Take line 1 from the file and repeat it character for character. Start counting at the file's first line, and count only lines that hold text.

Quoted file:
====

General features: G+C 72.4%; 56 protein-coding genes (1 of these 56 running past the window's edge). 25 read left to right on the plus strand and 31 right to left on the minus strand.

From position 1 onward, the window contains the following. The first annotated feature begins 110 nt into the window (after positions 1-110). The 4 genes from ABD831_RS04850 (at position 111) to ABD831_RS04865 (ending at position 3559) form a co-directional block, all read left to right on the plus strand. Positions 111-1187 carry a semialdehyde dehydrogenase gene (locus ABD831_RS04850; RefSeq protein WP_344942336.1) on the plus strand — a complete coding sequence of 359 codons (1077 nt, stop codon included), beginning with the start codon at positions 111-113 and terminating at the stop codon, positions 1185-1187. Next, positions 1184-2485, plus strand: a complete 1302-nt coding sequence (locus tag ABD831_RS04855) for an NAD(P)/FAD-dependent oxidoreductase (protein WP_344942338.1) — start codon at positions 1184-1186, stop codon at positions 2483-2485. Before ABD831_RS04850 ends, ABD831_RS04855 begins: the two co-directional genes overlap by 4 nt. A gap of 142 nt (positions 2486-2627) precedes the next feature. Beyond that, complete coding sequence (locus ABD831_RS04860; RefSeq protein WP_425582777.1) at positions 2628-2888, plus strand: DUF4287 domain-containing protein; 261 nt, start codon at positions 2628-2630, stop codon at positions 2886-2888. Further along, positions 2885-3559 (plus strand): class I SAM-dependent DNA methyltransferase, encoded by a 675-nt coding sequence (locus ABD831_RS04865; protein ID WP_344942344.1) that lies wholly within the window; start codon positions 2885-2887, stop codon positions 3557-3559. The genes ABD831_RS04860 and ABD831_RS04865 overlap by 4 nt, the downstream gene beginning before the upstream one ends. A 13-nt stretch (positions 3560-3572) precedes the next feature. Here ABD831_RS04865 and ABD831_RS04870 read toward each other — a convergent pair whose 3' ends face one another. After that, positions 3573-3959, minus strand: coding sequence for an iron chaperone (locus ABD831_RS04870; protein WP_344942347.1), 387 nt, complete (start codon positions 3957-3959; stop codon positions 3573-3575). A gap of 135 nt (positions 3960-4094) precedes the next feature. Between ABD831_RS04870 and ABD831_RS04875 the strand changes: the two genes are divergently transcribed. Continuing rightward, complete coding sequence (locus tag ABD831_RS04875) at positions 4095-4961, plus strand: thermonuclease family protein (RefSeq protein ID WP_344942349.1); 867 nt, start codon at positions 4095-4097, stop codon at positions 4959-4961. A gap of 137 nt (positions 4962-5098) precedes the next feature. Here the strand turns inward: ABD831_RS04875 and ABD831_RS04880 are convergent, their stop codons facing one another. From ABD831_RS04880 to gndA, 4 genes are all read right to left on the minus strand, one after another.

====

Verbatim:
General features: G+C 72.4%; 56 protein-coding genes (1 of these 56 running past the window's edge). 25 read left to right on the plus strand and 31 right to left on the minus strand.